Do you see customer service as a necessary evil? Or as an opportunity to further deepen the relationship with your customer? The future of customer service aligns with the second view.
Anyone who researches what customers find really important will see usual suspects past: convenience and easy payment are at the top. And what also invariably scores highly is service. It must not only be solution-oriented. But also friendly and knowledgeable. You can view these service interactions as ‘critical’ touch points‘: they make or break the customer relationship. But how do you best respond to it? These six predictions will help you form a picture of customer interaction in 2030.
The customer relationship will be the heart of the business
Attracting a new customer is much more expensive than keeping an existing one. Especially online, it is becoming more and more expensive for companies to get new customers. For example, look at what it costs to advertise via social media. This means that companies must get more out of their existing customers. Smart use of technology and data enables companies to build a strong brand.
The big trend is that companies want (and must) make more and more one-to-one contact with their customers. This is made possible by investing much more in messagesapps and digital voice assistants. Consumers can increasingly arrange all kinds of things within these conversational interfaces, and as a reward, they will also be much more open to relevant, personalized offers. In that context, customer service will make the final shift from cost center to profit maker. Every conversation is a commercial opportunity and an opportunity to further deepen the customer relationship.
Customer service becomes customer teams
Customers have conversations with a company or brand. They do not distinguish between marketing, sales and service. Internally, companies still do this. This silo formation is one of the biggest obstacles to delivering a frictionless, personalized customer journey.
In the future, companies will therefore organize themselves differently. For example, in multidisciplinary teams per customer segment, such as age and education. Within these teams, all kinds of disciplines will be represented, such as advertising, service, sales, UX and database marketing. Specialized customer service representatives will be good soft values must have extensive knowledge of the product or service. These will often be flexible workers, which increases the focus on e-learning, certification and AI augmentation.
Customer questions are becoming more rather than fewer
This growth in the number of questions is driven by a number of important forces. In the coming years, the global economic middle class will grow from 1.8 billion to 5 billion people. These people all gain more purchasing power. It will cause an avalanche of orders and therefore questions.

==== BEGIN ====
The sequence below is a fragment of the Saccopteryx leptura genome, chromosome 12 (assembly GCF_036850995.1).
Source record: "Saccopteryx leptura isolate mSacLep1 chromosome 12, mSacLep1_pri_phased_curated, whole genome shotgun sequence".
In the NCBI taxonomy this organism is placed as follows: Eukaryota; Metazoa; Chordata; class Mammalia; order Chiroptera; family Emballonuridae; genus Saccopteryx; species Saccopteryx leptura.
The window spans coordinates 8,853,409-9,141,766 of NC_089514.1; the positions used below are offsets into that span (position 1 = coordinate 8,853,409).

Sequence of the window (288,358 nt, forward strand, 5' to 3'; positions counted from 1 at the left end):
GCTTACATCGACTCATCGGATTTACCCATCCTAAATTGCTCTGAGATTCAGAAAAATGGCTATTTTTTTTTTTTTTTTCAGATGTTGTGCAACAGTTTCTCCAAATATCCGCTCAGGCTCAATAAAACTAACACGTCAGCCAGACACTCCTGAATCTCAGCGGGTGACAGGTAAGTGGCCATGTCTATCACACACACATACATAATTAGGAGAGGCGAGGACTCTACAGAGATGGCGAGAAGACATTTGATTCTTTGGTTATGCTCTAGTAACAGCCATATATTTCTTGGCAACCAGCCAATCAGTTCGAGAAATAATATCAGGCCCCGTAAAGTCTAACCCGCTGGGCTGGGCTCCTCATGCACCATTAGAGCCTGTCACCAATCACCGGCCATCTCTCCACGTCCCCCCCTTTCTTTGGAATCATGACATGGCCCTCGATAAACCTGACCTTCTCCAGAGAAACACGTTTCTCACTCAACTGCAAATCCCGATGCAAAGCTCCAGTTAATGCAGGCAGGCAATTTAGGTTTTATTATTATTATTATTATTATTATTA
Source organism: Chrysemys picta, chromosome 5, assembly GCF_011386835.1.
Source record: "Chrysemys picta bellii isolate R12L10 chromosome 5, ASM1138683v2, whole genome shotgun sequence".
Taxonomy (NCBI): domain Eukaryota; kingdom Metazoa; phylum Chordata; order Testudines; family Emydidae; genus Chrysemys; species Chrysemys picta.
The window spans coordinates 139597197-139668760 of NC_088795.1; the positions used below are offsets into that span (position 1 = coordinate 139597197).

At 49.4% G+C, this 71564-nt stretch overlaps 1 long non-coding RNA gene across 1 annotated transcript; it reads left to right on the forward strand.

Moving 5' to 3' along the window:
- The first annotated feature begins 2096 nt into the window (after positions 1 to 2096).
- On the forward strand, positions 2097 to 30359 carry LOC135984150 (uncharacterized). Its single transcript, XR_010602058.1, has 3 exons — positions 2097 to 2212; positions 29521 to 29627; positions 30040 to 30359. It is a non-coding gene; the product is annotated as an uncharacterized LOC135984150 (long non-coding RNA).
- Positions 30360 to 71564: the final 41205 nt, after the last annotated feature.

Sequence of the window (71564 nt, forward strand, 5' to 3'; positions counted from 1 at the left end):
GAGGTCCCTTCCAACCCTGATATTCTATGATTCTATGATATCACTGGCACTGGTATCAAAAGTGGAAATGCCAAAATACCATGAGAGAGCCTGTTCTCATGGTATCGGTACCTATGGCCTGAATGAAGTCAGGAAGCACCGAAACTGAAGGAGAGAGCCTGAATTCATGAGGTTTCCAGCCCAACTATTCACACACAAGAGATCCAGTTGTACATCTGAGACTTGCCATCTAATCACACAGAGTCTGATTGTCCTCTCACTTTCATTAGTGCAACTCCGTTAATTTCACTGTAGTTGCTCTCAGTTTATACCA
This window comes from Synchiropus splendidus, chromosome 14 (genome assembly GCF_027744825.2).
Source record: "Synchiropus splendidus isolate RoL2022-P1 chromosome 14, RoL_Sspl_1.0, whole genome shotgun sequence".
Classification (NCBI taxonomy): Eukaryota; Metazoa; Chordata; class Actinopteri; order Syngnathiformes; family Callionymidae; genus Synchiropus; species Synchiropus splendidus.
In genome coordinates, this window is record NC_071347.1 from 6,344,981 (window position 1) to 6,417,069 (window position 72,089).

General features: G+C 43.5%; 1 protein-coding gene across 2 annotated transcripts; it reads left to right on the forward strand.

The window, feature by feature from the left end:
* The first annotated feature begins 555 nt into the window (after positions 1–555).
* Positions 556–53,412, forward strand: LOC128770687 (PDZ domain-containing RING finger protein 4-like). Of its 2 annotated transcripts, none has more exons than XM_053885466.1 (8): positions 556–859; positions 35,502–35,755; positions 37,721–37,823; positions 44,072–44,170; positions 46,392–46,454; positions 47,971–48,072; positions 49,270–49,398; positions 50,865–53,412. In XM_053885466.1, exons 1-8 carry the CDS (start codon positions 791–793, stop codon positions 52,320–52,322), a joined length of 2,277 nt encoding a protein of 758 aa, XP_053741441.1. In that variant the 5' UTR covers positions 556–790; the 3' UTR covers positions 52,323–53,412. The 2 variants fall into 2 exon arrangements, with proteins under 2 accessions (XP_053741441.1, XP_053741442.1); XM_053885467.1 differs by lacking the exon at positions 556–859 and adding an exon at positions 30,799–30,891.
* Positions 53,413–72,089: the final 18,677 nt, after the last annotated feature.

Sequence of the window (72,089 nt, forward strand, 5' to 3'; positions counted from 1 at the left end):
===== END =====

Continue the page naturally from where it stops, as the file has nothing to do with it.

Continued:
Conversational AI can automate a lot of questions by 2030, but AI will not yet be ready for more emotional and fine-grained cases can be automated. Finally, according to research from Gartner, around 75% of people by 2030 are expected to contact customer service due to loneliness. So yes: you can wet your chest as customer service when it comes to the volume growth of contact moments.
Self-service is customer driven
Self-service is still often used with the aim of relieving the company of regularly recurring questions. That in itself is fine as long as it also improves the customer experience. Obviously, if customers have to wade through FAQs or poorly designed chatbots, that’s not the case. As soon as the effort for the solution is shifted to the customer, it is immediately at the expense of loyalty.
In 2030, self-service will be more customer-driven. In practice, this will mean that bots will talk to bots more often. Think of the reminders and tasks that you can already set in your smartphone. If the order has not yet been delivered, your bot will automatically send a reminder to the company’s customer service. So questions will soon come not only from humans, but increasingly from machines. Organizations will need to focus on this. So you get the difference DIY, do-it-in-community and do-it-for-bot.
IoT is driving the adoption of proactive service forward
It is already the case that you receive an SMS if your order is delayed. What you see more and more often is companies proactively providing services because they can read the status of their service or product remotely. Think of a message from the service provider fixing your WiFi if there is something wrong with it.
As devices are increasingly connected to the Internet, vendors can help customers in many more ways. That means help afterwards. But also preventive, prior to a problem. This way, you can prevent service interruptions through predictive maintenance. Especially if you can tell customers afterward that you saved them from a problem, it feels like a gift.
Multi-experience: virtual and physical reality coincide
New modalities such as touch-, hand gesture and eye tracking which will affect customer service. With multichannel, the channel was central, with omnichannel the total experience across the channels. Multi experience contains specific travels central and it is about creating wow moments within the total experience.
An example is that you can order a pizza twenty-one different ways at Domino’s Pizza. One of these ways is for you to watch the World Cup and give a spoken command to your television that will order the desired pizza for you. The multi-experience is highly context-related, increasingly taking into account where you are and the device you’re using. The possibilities in the metaverse are still shrouded in mystery. Multi-experience is still in its infancy, but in 2030 companies will be better able to have an influence at certain times.
About the author: Michiel Gaasterland is an evangelist at CM.com.
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